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Citizens as sensors

Emergency 911 upgrades suggest the possibility

Computer browsers inside the 911 call center for Virginia’s York-Poquoson-Williamsburg region are now equipped to display emergency text messages from Verizon customers. Thankfully, only a few messages have been received so far.

The 911 call center in York County, Va. Credit: TCS

The text-to-911 rollout in York County is just one example of the Federal Communications Commission's push to modernize locally-controlled 911 call centers.

AT&T, Sprint, T-Mobile and Verizon pledged earlier this month to finish the text-messaging upgrades by May 15, 2014, and the FCC has proposed making that date a requirement.

Once the text messaging is ready, the FCC expects pictures and video to follow quickly, which is where the intelligence issues come in:

If every soldier is a sensor, soon every citizen with a smartphone will be a potential sensor too.

The upgrades will be a huge endeavor. The country has approximately 7,600 911 call centers, known officially as public safety answering points. The prospect of upgrading them has sparked a fierce competition between networking specialists Intrado of Longmont, Colo., and TeleCommunication Sytems of Annapolis, Md. Each is vying to work work with the cellular carriers and local authorities. Intrado has projects underway in Iowa, Minnesota, Vermont and Washington.

When the work is done, a wireless phone user who witnesses a terrorist attack or sees something suspicious will have the power to send SMS texts and also Multimedia Messaging Service photos to 911 operators. What happens to the information after that remains unclear.

Because Next Generation 911 is being rolled out primarily to aid first responders and the deaf, little attention has been given to whether or how pictures or video would be fed to the intelligence community. In theory, an intelligence community that's just beginning to comb through Twitter feeds and social media would also have the ability to receive clues directly from citizen witnesses.

That raises lots of questions. When asked if Intrado’s database of texts and images will be compatible with the intelligence community’s networks, Intrado Vice President Michael Lee offered a simple answer: “Unless the military or CIA is using some proprietary format, I don’t think we’ve got a problem with that.”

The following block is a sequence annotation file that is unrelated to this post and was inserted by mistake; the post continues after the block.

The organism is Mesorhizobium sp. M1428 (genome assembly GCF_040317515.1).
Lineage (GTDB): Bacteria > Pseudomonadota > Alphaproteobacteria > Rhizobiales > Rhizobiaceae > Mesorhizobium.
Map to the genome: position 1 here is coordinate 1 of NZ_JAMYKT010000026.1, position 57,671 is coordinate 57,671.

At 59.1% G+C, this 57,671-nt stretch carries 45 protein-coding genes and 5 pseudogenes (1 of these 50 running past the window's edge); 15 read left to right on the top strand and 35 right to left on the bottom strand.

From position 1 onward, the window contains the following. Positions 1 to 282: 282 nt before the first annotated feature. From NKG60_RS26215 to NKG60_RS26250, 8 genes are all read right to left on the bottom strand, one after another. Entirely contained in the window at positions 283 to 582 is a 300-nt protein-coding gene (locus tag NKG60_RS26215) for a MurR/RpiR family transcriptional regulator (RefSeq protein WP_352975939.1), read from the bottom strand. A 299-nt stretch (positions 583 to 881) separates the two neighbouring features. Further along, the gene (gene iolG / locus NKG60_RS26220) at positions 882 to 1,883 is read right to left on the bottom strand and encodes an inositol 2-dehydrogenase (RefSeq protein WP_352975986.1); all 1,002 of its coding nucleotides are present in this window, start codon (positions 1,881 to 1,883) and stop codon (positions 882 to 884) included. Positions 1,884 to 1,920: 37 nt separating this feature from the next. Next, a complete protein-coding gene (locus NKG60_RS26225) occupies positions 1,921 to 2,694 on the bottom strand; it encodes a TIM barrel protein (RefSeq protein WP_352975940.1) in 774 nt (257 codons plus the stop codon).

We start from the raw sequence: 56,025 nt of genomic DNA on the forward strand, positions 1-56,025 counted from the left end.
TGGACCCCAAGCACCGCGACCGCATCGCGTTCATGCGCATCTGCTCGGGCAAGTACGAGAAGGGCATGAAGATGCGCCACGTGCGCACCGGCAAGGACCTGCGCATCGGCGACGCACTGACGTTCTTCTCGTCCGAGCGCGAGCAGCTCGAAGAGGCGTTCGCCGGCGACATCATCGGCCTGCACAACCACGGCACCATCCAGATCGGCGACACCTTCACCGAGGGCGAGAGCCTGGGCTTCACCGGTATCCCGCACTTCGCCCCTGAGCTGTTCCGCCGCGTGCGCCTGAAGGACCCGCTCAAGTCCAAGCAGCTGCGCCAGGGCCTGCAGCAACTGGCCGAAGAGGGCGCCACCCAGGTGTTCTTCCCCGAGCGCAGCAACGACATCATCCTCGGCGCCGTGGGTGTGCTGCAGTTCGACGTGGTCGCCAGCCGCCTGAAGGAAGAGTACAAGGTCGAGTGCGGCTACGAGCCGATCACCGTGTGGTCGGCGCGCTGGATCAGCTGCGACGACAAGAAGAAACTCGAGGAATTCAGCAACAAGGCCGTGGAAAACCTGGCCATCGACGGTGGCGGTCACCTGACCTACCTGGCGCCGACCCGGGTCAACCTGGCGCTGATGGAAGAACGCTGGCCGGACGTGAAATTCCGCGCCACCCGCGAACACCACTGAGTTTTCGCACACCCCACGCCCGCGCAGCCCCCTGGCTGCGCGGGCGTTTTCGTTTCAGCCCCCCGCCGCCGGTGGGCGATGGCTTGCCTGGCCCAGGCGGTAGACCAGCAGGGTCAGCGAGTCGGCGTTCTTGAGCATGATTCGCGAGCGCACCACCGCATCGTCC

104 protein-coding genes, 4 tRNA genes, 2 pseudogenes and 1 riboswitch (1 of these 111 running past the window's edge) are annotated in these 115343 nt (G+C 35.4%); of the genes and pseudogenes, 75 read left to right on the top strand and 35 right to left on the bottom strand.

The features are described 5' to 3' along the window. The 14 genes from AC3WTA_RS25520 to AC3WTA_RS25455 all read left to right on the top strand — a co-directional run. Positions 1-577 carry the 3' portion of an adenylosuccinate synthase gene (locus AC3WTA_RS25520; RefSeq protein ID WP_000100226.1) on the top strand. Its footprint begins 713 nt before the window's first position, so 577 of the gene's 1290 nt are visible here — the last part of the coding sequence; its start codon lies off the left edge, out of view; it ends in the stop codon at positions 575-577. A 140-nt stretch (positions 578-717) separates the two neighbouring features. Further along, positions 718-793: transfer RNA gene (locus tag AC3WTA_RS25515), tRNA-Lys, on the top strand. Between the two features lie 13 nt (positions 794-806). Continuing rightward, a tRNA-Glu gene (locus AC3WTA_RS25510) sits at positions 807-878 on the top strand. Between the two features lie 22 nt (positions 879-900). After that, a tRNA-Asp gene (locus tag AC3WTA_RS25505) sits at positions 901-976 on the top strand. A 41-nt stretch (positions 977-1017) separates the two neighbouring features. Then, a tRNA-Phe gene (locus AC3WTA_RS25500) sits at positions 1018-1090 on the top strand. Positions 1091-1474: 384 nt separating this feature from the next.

Terry Hall, chief of emergency communications for the York-Poquoson-Willamsburg region, said any unknowns should be looked at as opportunities.

“What’s great about Next Generation 911 is it’s going to do things that you and I haven’t thought about yet. Just by the nature of it being Internet Protocol, we can do device-to device. We can do [comms from] one [device] to many,” he said.

As for intelligence applications, Hall said the likely route to analysts would be via the Virginia Criminal Information Network and the FBI’s National Crime Information Center.

For now, much of the work has to do with making sure 911 operators and dispatchers have the right policies and training to handle the data feeds.

“When we looked at being an early adopter of this, I had to sit down with my staff and look at pre-launch fears and concerns,” Hall said. “Dispatchers are going to have to learn a new language. Slang and abbreviations. How are they going to multitask between live voice and text calls? How are they going to deal with crank callers? Do they treat text as a live 911 call? Are we going to become overwhelmed and not be able to handle it? How do we handle Freedom of Information Act? Do we give medical instructions?”

Hall said about 95 percent of those issues have been worked out.

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